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Source:  Denny's Corporation

If you think of Denny's (NASDAQ:DENN) as a mature diner chain with little-to-no growth ahead, then you are wrong. Denny's reported an impressive first quarter, including a milestone, and dropped hints that the good times will continue.

The grand slam results
On April 28, Denny's reported fiscal first-quarter results. Sales at company-owned domestic restaurants popped 3.2%. For franchisees, they rose 1.5%. Net income was $6.4 million, or $0.07 per diluted share, along with adjusted free cash flow of $6.7 million. It was the 11th quarter out of the last 12 of positive same-store sales gains, and it was the strongest quarter of same-store sales gains at company-owned restaurants in more than seven years.

John Miller, president and CEO of Denny's, credited the gains to the company's "Heritage remodel program" that is helping to drive increased guest traffic. He also credited Denny's efforts toward improvements in "food, service[,] and atmosphere to evolve the business." The same-store sales increase for company-owned spots would have been even better, but its highest volume location in Las Vegas is currently closed during a remodel.

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Source: Denny's Corporation

Looking to the outfield
Mark Wolfinger, Denny's CFO, pointed out that the single Denny's in Las Vegas had $7.9 million in sales and $2.9 million in pre-tax operating income in 2013, so its shutdown is a temporary but large blow. The good news is that the landlord is funding the remodel along with a new long-term lease. The restaurant is expected to reopen in 2015.

Remodels are key to Denny's growth. The company expects 2014 same-store sales increases of between 2% and 3% for company-owned locations and between 1% and 2% for franchisees. This compares to previous guidance of between 1.5% and 2.5% for company-owned restaurants and zero to 1% for franchisees. Total adjusted earnings before interest, taxes, depreciation, and amortization are expected to be between $77 million and $79 million with adjusted free cash flow of between $44 million and $47 million.

During the conference call, CEO Miller explained why the company-owned locations are growing faster than the franchisees. It is simply due to the fact that their remodels are happening faster. Denny's remodels include giving restaurants a "contemporary diner feel." The restaurants that undergo the remodels tend to see an instant boost in sales.

The exciting part for potential growth is therefore with the franchisees. Approximately 70% of them are due for a remodeling -- and are required to do so -- over the next five years. As they are rolled out in a steady fashion, this should add a positive tailwind to the growth in systemwide same-store sales, especially among the franchisees just as we are witnessing with the company-owned locations. Miller stated, "Our franchisees are doing a great job adopting, implementing and rolling out this program as one would expect."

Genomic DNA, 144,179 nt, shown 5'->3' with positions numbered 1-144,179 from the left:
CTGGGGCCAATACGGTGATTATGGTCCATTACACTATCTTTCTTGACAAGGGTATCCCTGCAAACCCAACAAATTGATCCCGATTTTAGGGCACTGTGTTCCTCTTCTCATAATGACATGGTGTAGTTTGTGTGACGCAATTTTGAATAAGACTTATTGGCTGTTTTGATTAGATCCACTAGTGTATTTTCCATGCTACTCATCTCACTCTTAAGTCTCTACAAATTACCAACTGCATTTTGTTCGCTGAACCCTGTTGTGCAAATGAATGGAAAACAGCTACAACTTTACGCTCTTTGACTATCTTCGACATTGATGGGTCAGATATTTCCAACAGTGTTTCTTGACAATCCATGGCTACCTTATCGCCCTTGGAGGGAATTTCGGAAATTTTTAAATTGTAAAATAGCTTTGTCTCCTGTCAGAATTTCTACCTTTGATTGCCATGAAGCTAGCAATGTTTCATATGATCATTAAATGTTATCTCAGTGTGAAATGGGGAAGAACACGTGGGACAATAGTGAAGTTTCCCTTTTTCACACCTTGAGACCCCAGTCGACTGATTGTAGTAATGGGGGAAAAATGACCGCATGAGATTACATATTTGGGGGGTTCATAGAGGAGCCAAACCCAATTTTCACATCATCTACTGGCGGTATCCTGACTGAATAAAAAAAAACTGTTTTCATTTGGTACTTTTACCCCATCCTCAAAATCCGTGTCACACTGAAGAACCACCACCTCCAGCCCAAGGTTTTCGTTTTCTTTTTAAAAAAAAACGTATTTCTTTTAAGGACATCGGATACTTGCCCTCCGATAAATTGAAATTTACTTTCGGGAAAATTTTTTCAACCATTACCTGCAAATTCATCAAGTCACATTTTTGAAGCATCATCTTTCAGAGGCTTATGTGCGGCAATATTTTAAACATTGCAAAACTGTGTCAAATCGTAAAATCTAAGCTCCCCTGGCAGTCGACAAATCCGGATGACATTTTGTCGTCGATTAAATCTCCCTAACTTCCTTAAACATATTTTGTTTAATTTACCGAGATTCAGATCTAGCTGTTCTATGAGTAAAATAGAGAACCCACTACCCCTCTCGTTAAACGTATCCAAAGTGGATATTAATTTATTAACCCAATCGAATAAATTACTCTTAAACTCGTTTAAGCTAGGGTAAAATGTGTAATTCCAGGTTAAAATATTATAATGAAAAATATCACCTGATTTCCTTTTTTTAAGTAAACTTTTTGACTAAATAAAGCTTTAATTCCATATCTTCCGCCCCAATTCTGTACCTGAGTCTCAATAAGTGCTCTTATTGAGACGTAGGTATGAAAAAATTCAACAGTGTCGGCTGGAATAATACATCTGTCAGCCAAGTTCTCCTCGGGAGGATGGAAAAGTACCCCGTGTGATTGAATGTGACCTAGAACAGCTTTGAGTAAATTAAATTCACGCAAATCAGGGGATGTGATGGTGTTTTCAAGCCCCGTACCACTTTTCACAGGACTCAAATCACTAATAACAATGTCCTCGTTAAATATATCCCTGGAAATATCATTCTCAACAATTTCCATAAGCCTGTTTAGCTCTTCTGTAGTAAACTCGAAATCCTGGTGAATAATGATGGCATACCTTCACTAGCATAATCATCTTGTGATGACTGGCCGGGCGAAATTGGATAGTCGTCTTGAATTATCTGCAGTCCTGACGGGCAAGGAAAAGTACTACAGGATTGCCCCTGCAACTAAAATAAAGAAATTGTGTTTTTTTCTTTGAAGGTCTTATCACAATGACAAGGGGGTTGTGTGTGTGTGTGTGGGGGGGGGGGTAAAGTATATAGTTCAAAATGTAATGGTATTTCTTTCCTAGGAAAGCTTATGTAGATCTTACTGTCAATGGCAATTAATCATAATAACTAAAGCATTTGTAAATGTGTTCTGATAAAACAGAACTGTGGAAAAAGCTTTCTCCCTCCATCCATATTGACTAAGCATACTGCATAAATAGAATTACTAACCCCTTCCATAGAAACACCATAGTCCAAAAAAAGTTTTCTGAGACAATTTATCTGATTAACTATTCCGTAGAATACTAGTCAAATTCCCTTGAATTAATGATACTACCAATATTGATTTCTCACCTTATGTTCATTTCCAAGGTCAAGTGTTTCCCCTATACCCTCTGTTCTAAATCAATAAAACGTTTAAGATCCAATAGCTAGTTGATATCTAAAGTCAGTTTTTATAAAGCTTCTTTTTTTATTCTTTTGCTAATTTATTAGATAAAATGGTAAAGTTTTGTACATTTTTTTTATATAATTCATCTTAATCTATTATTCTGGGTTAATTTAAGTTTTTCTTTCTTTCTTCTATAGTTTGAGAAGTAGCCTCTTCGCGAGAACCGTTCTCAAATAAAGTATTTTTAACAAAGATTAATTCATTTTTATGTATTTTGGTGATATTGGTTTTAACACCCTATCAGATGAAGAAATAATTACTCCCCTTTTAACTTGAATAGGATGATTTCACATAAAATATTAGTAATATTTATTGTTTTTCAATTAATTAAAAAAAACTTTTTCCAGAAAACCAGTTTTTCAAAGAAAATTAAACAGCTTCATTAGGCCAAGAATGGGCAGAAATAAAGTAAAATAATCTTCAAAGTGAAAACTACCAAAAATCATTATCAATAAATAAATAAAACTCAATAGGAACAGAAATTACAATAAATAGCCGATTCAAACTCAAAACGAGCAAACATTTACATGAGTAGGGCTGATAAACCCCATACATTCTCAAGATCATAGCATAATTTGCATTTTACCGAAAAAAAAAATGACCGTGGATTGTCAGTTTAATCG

According to Miller, post-remodel the restaurants see on average "sort of mid-single digit" percentage growth. He believes this is due to curiosity as well as the fact that frequent customers tend to increase their visits even more with the remodels, especially at dinner time. That makes sense if you think about it, as the dinner crowd tends to have higher expectations for atmosphere than the breakfast and lunch crowds.

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Source: Denny's Corporation

Foolish final thoughts
One thing particularly interesting was that Denny's refused to blame the weather. It was only when really pushed in the conference call that anybody at Denny's would even acknowledge that the weather had some negative effect. Given that it did, yet the company-owned spots had their best quarter in seven years, illustrates just how much the remodel program strengthens the brand. While I doubt Denny's will make you rich, the stock deserves a closer look.

Nickey Friedman has no position in any stocks mentioned. The Motley Fool has no position in any of the stocks mentioned. Try any of our Foolish newsletter services free for 30 days. We Fools may not all hold the same opinions, but we all believe that considering a diverse range of insights makes us better investors. The Motley Fool has a disclosure policy.